While 7 of the 12 protein-coding genes use TAG/TAA as translation termination codons, the other 5 genes (cob, cox2, and nad1-nad3) use abbreviated termination codons of the form T or TA (Table 1). Interestingly, trn genes follow all genes that employ an incomplete stop codon. It has been suggested that these incomplete stop codons are converted to TAA post-transcriptionally .
Nucleotide compositions of the protein-coding genes a re shown in Table S4. These nucleotide compositions reflect the strong overall T bias of the W. bancrofti mt genome. The mt protein-coding genes of W. bancrofti are characterized by a high AT content ranging from 67.8 to 81%. Relatively long polyT tracts (8–15 Ts) are found in abundance in these genes; the longest tract within the protein coding genes (15 Ts) is found within the nad5 gene. In addition, the third codon position of these genes has a higher T bias (68.5%) than either the first (47.3%) or the second (51%) codon positions (Table S3). Though the overall genome is biased against C, there is selection for a higher C content (7.9 –12%) in the first and second codon positions, indicative of the mutational pattern in the mt genome . Similar results have been observed in other nematodes [19,21,25,56].
Of the 64 possible codons, all but all but 6 codons (CTC, CCC, ACA, ACG, GCG and CGC) are used in the W. bancrofti mt genome (Table S2). The most frequently used codons are T-rich: TTT (17.9%), GTT (7.9%), TTG (7.1%), TAT (6.2%), ATT (5.4%), TTA (4.9%), and TCT (4.6%). Although serine, leucine, and phenylalanine are among the most frequently used amino acids in W. bancrofti mt proteins (Table S5), codons TTC (Phe), CTN (Leu), TCC (Ser), TCA (Ser), and TCG (Ser) are seldom used due to the strong bias against C in this genome. Within each codon family, T is preferred in the third position over G, A, and C, highlighting the strong overall T bias of the genome Table S3). Glutamine (CAR) and histidine (CAY) are the amino acids least used in W. bancrofti mt proteins (Table S5).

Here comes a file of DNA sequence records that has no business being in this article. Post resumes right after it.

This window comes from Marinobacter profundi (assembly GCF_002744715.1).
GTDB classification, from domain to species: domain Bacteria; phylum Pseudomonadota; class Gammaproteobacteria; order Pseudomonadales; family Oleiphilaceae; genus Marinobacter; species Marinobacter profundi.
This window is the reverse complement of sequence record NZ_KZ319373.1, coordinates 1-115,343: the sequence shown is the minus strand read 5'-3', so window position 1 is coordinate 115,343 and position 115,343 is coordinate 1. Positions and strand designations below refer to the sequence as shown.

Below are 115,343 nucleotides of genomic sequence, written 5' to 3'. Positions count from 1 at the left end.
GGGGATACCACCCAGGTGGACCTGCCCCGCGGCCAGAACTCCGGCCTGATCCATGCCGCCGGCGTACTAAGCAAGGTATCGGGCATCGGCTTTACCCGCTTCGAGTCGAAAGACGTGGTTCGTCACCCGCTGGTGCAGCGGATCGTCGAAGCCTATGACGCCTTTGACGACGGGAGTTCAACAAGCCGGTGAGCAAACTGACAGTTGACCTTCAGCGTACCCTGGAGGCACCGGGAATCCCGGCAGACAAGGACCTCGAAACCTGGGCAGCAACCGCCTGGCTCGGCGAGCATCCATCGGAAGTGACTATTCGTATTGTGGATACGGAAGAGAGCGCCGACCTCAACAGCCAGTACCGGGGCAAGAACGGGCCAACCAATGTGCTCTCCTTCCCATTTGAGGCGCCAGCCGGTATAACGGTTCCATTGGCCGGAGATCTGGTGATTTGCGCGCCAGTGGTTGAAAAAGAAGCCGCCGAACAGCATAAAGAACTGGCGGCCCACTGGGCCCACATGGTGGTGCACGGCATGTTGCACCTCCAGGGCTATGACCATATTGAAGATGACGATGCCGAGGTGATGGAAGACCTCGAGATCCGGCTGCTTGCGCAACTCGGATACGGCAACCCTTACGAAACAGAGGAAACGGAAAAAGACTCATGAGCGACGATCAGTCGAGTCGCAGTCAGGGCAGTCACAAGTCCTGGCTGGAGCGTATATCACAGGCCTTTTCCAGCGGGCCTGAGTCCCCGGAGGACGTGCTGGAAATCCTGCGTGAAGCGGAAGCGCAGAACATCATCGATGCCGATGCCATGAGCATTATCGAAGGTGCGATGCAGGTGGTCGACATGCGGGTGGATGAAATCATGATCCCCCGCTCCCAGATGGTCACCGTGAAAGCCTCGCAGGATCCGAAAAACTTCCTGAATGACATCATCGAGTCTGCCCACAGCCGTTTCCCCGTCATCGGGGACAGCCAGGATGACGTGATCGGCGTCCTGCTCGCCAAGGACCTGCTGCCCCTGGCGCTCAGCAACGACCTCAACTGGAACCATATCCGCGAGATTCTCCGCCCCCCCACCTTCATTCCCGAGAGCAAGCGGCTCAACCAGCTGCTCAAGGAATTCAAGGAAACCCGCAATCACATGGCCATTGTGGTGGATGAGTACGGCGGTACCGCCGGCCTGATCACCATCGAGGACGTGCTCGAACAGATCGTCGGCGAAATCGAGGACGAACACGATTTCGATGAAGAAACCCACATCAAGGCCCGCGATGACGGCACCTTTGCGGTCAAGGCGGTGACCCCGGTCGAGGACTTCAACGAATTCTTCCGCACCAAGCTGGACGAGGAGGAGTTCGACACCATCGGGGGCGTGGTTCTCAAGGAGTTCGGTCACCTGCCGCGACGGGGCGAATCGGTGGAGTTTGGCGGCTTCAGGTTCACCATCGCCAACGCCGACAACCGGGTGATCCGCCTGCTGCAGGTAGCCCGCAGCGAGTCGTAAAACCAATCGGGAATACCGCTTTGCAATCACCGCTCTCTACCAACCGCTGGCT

The predicted lengths of all the genes in W. bancrofti are very similar to those of B. malayi (≤ 1 amino acid difference), D. immitis and O. volvulus (≤ 5 amino acid differences). With the exception of the cox1 gene, the predicted lengths are similar to those of Necator americanus, Ancylostoma duodenale, Caenorhabditis elegans (≤8 amino acid differences), Ascaris suum and Strongyloides stercoralis (≤6 amino acid differences). The length of the cox1 gene is highly variable (≤35 amino acid differences); however W. bancrofti, B. malayi, D. immitis and O. volvulus have an upstream TA that may terminate the protein, resulting in a protein of length 535 amino acids).
Pair-wise comparisons of all the protein coding genes were made with other secernentean nematodes and it was observed that cox1 and cob are the most conserved proteins while nad6 and atp6 are least conserved among the three isolates (±1% w.r.t W. bancrofti PNG isolate). However, variation of atp6 (±5% w.r.t W. bancrofti PNG isolate) is observed among the three isolates (Table 2).
A total of 22 trn genes (53–59 nt in length) were identified in the W. bancrofti mt genome sequence (Figure S2). The secondary structures predicted for the transcripts of these genes are similar to those predicted for the mt trn transcripts of other nematode studied to date [18,20,21,25,56]. Twenty of the trn structures lack both a TΨC arm and variable loop, possessing instead a TV-replacement loop that varies in length from 5 to 8 nt. The remaining two trns structures lack a DHU arm, but possess a DHU-replacement loop of either 6 or 9 nt. Ohtsuki and colleagues have proposed that loss of the TΨC and DHU arms from these trns has resulted in the emergence of two forms of nematode mt elongation factor Tu [37,38]. Indeed, these researchers have identified two distinct mt elongation factors (EF-Tu1 and EF-Tu2) in C. elegans and have shown that these proteins exhibit different modes of trn binding. Whereas EF-Tu1 has been found to bind specifically to trns lacking a TΨC arm, EF-Tu2 has been shown to bind specifically to trns lacking a DHU arm. Distinct from translation elongation factors observed in other species, nematode mt EF-Tu proteins represent attractive targets for future anthelmintic drug discovery.